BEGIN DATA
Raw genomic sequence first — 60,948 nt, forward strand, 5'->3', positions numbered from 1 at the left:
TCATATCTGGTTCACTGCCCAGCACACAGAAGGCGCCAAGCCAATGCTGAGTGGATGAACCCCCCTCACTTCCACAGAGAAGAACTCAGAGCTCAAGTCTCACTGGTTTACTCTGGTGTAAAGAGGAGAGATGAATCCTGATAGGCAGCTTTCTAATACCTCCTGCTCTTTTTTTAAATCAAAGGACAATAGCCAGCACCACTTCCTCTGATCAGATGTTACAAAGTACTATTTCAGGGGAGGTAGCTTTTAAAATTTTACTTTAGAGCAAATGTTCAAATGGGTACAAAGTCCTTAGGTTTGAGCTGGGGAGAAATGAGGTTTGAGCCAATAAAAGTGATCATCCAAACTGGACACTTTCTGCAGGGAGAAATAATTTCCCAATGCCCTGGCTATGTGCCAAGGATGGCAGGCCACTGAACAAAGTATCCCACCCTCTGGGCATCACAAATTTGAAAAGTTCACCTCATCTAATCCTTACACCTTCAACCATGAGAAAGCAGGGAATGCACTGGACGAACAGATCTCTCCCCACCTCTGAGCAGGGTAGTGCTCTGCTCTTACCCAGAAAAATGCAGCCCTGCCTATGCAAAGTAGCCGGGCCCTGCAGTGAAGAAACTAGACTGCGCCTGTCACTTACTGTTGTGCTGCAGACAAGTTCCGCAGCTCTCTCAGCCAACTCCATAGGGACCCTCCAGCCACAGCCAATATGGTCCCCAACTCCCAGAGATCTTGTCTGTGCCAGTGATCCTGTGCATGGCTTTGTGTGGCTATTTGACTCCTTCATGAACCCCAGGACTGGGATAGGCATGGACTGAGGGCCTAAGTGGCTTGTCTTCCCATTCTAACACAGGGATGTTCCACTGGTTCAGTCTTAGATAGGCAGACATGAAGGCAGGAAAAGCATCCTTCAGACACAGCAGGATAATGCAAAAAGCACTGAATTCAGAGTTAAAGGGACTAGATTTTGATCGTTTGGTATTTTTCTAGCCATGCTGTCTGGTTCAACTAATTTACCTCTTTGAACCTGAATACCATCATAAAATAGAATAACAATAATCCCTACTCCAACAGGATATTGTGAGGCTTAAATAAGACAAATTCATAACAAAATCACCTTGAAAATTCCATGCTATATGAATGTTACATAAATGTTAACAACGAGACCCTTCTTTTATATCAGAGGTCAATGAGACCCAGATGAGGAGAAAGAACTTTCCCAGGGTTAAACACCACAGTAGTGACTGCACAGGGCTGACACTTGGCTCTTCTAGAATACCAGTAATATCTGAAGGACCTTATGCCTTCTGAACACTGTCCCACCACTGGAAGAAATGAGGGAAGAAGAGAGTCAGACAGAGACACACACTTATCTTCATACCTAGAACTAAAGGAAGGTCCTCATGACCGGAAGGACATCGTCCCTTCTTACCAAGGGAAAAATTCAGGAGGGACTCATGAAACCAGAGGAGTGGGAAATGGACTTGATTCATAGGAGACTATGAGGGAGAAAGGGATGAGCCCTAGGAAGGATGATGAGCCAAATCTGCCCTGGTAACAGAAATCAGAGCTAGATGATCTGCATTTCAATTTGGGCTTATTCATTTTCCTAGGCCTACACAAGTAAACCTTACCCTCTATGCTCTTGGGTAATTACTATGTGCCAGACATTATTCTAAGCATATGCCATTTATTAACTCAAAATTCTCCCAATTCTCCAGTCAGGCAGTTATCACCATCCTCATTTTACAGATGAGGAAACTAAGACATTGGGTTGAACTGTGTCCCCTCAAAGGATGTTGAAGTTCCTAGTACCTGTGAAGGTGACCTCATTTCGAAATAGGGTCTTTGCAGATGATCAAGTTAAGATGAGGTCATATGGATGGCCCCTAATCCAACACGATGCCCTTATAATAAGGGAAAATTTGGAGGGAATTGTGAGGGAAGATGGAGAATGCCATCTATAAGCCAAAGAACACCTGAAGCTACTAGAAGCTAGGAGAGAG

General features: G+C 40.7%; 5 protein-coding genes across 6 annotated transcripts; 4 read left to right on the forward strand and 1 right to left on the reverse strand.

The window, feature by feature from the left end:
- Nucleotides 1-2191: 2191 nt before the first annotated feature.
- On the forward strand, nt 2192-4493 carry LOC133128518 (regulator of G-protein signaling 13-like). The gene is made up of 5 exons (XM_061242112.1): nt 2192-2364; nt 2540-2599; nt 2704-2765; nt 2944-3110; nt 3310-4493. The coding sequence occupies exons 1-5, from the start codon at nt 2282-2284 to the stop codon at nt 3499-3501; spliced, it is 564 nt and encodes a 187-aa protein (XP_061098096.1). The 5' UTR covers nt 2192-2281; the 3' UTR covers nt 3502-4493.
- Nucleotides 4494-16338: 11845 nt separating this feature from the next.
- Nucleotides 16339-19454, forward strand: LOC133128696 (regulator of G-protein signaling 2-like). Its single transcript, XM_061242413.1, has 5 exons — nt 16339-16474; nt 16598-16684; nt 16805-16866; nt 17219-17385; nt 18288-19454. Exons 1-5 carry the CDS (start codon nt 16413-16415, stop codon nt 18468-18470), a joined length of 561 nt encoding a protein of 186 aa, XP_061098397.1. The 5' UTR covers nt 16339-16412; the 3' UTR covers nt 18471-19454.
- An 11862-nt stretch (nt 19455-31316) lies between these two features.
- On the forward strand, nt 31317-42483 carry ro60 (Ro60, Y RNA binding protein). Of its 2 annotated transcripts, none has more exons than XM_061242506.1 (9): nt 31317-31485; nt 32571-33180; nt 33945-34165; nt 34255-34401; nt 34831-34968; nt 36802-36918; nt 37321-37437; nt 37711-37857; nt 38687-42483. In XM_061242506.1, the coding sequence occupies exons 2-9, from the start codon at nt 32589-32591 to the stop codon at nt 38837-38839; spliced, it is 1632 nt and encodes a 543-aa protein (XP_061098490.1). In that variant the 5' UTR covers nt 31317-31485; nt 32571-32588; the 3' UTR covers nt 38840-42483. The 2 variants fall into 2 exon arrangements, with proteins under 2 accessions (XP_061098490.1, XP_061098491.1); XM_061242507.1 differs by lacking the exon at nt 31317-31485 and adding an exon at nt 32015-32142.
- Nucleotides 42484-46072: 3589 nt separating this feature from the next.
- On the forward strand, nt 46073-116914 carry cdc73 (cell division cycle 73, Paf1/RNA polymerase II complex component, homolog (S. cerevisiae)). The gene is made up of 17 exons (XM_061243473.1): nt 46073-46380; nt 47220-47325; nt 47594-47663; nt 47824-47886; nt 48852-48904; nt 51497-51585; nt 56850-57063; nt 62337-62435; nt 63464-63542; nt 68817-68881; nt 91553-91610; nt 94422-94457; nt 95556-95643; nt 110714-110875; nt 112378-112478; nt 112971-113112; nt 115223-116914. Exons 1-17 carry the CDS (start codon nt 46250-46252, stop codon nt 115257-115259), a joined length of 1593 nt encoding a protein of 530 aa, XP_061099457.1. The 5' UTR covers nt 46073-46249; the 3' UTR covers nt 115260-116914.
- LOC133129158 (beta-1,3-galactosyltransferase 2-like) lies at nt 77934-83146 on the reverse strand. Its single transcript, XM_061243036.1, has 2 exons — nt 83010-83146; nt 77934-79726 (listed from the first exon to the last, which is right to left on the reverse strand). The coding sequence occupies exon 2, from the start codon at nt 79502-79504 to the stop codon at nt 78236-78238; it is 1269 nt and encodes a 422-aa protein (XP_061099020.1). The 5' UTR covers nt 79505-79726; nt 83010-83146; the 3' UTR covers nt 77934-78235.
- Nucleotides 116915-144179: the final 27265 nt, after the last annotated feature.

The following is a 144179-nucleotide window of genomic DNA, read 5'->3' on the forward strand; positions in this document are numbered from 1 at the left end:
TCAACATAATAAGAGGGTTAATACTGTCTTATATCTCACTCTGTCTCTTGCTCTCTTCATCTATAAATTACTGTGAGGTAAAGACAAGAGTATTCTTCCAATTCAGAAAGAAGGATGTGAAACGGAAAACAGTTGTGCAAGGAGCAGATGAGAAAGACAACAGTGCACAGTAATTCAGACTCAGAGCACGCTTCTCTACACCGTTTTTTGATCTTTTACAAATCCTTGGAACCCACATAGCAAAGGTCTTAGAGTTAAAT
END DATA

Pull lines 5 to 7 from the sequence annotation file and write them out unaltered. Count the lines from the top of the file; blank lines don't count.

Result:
- Nucleotides 1-2191: 2191 nt before the first annotated feature.
- On the forward strand, nt 2192-4493 carry LOC133128518 (regulator of G-protein signaling 13-like). The gene is made up of 5 exons (XM_061242112.1): nt 2192-2364; nt 2540-2599; nt 2704-2765; nt 2944-3110; nt 3310-4493. The coding sequence occupies exons 1-5, from the start codon at nt 2282-2284 to the stop codon at nt 3499-3501; spliced, it is 564 nt and encodes a 187-aa protein (XP_061098096.1). The 5' UTR covers nt 2192-2281; the 3' UTR covers nt 3502-4493.
- Nucleotides 4494-16338: 11845 nt separating this feature from the next.